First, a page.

connected with the different methods of slaughter, so that they 
themselves expressed their astonishment at not having noticed 
them before during a practice of many years. 

And as for myself, I may add that although I have particularly 
studied and investigated this question during four years in every 
variety of slaughter-house, as well as in the laboratory ; although 
during four months I have, in common with the members of the 
above-mentioned Commission for Selecting the Best Method of 
Slaughtering, discussed the question in all its aspects; and 
although I have witnessed the killing of nearly 4000 animals, yet 
I may say that at almost every further visit paid to a slaughter- 
house, I discovered some new point or aspect in the question. 
Therefore I thought it necessary to embody in the following pages 
the results of my numerous investigations, placing them under 
three distinct heads viz., Humanity, Hygiene, and Economy. 


On examining the present question from a general point of 
view the methods of slaughtering lend themselves for division into 
two classes only : 

1. The direct bleeding by severing the carotids and the 
other bloodvessels of the neck (the so-called Jewish method) ;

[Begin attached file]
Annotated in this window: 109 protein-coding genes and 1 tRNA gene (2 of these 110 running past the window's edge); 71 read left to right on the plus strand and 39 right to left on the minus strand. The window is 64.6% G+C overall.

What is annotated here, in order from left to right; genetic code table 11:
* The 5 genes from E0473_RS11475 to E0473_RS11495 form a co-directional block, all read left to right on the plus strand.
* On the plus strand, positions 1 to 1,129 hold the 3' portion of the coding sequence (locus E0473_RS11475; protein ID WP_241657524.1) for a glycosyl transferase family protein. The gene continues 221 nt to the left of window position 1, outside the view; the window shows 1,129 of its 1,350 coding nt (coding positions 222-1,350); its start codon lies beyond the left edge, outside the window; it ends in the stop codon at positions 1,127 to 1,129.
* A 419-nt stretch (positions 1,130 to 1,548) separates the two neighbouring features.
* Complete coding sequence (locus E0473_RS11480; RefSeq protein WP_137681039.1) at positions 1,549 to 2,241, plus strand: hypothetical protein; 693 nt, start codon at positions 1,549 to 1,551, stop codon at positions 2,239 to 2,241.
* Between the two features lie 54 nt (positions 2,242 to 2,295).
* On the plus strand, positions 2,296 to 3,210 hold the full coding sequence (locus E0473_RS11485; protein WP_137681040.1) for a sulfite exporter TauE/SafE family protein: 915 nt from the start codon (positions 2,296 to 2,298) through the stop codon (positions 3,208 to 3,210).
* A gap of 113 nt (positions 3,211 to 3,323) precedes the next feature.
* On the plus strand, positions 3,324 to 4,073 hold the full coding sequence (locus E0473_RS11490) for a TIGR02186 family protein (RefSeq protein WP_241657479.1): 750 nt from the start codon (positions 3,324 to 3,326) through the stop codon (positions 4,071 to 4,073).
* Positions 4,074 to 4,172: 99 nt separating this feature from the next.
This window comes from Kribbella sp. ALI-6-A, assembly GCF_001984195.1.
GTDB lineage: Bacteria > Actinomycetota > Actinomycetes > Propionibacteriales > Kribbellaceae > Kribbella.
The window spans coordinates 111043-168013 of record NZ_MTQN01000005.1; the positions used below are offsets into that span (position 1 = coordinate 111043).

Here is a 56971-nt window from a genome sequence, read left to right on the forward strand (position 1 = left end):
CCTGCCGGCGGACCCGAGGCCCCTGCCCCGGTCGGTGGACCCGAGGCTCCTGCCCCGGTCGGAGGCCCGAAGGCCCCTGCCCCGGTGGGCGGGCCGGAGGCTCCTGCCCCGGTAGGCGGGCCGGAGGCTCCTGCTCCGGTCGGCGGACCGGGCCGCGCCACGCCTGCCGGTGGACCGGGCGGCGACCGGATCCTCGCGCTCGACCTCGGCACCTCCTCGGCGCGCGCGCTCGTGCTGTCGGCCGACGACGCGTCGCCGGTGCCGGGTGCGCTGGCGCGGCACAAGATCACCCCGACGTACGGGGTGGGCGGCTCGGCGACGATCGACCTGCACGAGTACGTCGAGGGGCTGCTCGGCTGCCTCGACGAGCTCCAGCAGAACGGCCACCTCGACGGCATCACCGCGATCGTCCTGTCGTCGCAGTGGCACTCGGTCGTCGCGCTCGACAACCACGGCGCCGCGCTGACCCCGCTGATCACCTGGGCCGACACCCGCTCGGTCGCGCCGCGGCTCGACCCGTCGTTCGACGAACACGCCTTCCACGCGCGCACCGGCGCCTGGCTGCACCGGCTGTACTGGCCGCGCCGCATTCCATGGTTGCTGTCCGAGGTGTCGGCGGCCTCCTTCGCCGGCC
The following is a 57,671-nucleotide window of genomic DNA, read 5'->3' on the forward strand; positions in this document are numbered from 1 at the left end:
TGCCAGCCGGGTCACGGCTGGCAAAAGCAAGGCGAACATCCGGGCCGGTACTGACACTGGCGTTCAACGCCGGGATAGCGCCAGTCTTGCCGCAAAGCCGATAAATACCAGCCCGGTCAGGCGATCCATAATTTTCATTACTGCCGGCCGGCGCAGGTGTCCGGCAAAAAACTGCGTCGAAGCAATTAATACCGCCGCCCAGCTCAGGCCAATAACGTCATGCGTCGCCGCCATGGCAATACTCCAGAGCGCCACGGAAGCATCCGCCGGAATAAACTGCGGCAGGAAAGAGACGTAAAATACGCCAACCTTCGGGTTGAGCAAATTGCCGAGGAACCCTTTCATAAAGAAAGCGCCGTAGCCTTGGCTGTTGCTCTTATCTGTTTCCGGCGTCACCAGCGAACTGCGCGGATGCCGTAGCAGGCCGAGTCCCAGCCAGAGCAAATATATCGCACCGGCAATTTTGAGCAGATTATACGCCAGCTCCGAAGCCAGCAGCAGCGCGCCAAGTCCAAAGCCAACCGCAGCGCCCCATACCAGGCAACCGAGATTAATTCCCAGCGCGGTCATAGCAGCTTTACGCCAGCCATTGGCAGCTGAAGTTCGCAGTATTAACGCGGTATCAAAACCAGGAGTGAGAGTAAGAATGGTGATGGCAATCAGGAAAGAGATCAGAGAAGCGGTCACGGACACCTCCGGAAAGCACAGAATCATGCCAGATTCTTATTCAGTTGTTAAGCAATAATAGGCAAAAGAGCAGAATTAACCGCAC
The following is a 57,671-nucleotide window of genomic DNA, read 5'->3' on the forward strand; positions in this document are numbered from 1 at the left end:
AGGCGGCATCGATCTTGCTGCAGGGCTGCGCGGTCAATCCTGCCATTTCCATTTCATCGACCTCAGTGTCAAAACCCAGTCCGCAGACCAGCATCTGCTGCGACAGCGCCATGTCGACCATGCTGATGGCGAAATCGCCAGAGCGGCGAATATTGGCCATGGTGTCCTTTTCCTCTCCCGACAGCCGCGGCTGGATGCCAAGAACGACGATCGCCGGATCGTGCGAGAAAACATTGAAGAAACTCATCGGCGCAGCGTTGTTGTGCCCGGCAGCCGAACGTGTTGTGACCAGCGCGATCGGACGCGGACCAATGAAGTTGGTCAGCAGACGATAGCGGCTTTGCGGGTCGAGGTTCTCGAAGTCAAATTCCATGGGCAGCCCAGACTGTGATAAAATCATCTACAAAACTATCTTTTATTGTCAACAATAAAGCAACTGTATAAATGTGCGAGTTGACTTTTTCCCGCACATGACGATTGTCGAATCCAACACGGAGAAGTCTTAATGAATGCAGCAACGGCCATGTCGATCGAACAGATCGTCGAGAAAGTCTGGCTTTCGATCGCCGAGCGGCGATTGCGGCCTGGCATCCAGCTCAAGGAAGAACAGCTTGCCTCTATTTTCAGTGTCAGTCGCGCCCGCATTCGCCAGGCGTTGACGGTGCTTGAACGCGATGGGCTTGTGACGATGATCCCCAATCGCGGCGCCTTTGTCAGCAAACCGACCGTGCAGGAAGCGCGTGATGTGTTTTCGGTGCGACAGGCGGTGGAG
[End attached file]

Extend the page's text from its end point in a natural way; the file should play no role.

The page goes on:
2. The preliminary stunning of the animal required by the 
Societies for the Prevention of Cruelty to Animals, for the 
purpose of sparing the animal the alleged pains from cutting 
the throat. To stun, or render the animal insensible, different 
means are employed : in one slaughter-house an iron hammer 
is used to strike the animal's head ; in others a mask with an 
iron bolt is put on the animal's head, and the bolt driven 
into the brain through the forehead, or the shooting-mask of 
Sigmund is applied and the brain of the animal destroyed 
by bullets, &c. 

In order to decide which of these two classes deserves to be 
preferred from a humanitarian point of view, every one possessed 
of a logical mind will first of all put to himself the following two 
questions : 

a. How soon on an average does the animal become un- 
conscious after both carotids and the other bloodvessels of 
the neck have been divided simultaneously ? 

I. How soon does unconsciousness supervene in cases in 
which stunning methods are used ? 

I say on an average, because single and exceptional cases 
cannot be taken into account in the decision of such a question. 
Likewise, what I look upon here as of crucial importance is not 


the moment of death, but the moment of loss of consciousness : 
only the latter can be of interest and value to the humanitarian, 
as with the loss of consciousness the animal no longer feels any 
pain. And besides, how are we to tell physiologically the exact 
time of death, since we have no criterion to judge by and since 
physiology itself cannot state exactly what life is, where it ends, 
and where death begins. If the contention of the protectors of 
animals that the animal continues to live as long as contractions